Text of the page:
Greg Powell: Stocks are off to a rough start this year, with investors worried about inflation, higher interest rates, and military conflict. While it is far too early to know how this year will end up, clients are asking how income strategies tend to perform in down markets.
Looking back at the last fifty years, the S&P 500 Index has had ten down years. High-yield equities, defined as deciles 7 through 9 of dividend yields, outperformed the S&P 500 in 70% of the down years, and actually had positive absolute returns 40% of the time. Overall, high-yield stocks outperformed the S&P 500 by almost 9% during the down years.
Of course, some equity income portfolios will do better, and some will do worse. What’s important is that we are searching for investment candidates from a pool that has historically provided downside protection.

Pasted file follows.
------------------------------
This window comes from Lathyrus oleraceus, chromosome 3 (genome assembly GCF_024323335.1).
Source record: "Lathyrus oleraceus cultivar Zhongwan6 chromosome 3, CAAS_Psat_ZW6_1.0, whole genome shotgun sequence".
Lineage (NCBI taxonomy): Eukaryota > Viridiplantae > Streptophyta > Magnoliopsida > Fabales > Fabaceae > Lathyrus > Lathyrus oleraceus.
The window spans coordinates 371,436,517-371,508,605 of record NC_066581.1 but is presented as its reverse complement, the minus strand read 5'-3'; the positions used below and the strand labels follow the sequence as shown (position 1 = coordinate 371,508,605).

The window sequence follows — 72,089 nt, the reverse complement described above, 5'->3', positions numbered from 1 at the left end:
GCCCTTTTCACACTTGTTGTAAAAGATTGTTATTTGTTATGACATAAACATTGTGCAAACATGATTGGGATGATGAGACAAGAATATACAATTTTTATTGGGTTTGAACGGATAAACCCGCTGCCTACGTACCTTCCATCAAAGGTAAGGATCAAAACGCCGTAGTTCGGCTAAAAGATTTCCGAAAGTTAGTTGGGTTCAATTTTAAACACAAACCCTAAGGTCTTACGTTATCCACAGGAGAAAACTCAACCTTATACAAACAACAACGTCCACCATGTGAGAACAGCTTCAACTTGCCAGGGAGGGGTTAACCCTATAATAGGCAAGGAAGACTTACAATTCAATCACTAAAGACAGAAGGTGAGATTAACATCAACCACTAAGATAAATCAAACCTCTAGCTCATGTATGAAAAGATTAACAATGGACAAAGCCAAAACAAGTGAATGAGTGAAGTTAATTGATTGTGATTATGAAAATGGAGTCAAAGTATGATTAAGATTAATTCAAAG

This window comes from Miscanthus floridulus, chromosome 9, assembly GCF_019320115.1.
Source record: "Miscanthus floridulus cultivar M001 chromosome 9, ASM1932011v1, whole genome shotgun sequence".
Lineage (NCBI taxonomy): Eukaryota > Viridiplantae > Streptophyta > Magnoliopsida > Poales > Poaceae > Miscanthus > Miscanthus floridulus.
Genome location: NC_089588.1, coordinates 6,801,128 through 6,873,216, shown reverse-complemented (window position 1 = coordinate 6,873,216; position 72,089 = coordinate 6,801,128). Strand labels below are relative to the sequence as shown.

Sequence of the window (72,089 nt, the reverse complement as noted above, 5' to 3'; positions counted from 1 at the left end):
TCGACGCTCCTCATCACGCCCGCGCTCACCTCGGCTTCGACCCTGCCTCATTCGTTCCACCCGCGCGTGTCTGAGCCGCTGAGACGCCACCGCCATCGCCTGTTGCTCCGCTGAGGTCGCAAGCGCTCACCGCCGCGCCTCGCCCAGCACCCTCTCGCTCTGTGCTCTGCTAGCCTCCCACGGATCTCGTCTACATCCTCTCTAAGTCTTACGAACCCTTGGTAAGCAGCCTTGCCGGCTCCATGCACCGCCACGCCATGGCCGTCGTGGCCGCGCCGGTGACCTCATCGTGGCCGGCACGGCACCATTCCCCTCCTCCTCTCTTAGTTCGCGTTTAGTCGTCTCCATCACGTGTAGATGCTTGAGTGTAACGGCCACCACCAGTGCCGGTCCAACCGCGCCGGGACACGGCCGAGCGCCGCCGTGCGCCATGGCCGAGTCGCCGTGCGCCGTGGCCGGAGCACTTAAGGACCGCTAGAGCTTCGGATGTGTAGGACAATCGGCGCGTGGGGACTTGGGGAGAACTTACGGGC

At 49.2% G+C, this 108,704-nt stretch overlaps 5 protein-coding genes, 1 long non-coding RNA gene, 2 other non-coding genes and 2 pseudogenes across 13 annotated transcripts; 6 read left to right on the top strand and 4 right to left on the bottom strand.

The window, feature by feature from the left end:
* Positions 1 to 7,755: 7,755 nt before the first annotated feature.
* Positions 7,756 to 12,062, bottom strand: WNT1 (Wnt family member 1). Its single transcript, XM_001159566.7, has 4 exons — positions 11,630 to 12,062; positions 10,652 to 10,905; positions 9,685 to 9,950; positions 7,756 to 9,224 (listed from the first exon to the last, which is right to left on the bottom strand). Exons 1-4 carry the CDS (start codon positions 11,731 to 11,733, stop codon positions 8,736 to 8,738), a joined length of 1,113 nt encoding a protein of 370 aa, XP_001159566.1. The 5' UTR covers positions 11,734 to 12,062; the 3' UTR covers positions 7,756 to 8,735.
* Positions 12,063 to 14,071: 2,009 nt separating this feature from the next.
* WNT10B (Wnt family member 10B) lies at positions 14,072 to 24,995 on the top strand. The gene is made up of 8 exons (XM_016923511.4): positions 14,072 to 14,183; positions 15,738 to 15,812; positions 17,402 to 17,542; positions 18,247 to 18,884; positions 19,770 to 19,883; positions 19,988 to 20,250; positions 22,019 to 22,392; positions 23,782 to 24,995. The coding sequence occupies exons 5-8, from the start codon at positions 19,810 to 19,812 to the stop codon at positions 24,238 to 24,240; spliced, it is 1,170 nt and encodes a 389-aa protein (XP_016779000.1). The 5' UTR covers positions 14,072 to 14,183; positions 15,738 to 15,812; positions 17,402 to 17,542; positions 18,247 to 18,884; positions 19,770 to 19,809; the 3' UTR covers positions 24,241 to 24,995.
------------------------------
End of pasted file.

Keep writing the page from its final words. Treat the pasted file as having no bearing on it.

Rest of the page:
While it’s gratifying to know that income stocks tend to outperform in down markets, our view continues to be that it’s best not to try to time the market. Fluctuations in the overall market are very unpredictable but typically buy-and-hold investors are well rewarded.
Looking at the total return for 10-year holding periods ending over the past 50 years, investors in the S&P 500 saw a compound average annual return of 10.3%.
But the range of outcomes was large with the maximum annual return of 19.2% for the ten-year period ending in 1998 and a negative 1.4% annual return for the period ending in 2008.
High-yield equities have fared better. The average annual return for high-yield equities held over 10-years was 12.1%, meaning a $100 investment grew to $315, well ahead of the S&P 500 average return.
While rare, there were two 10-year periods, those ending in 2008 and 2009, in which the S&P 500 produced negative returns.
In contrast, over the last 50 years high-yield equities did not have a single 10-year period with a negative return.
Looking at this chart differently, a $100 investment in the S&P 500 grew to $267 on average over ten years, whereas high-yield stocks grew to $315.
While results can vary, high-yield stocks have historically offered both better downside protection and higher average returns over long holding periods. For more information, please see our website at www.mhinvest.com.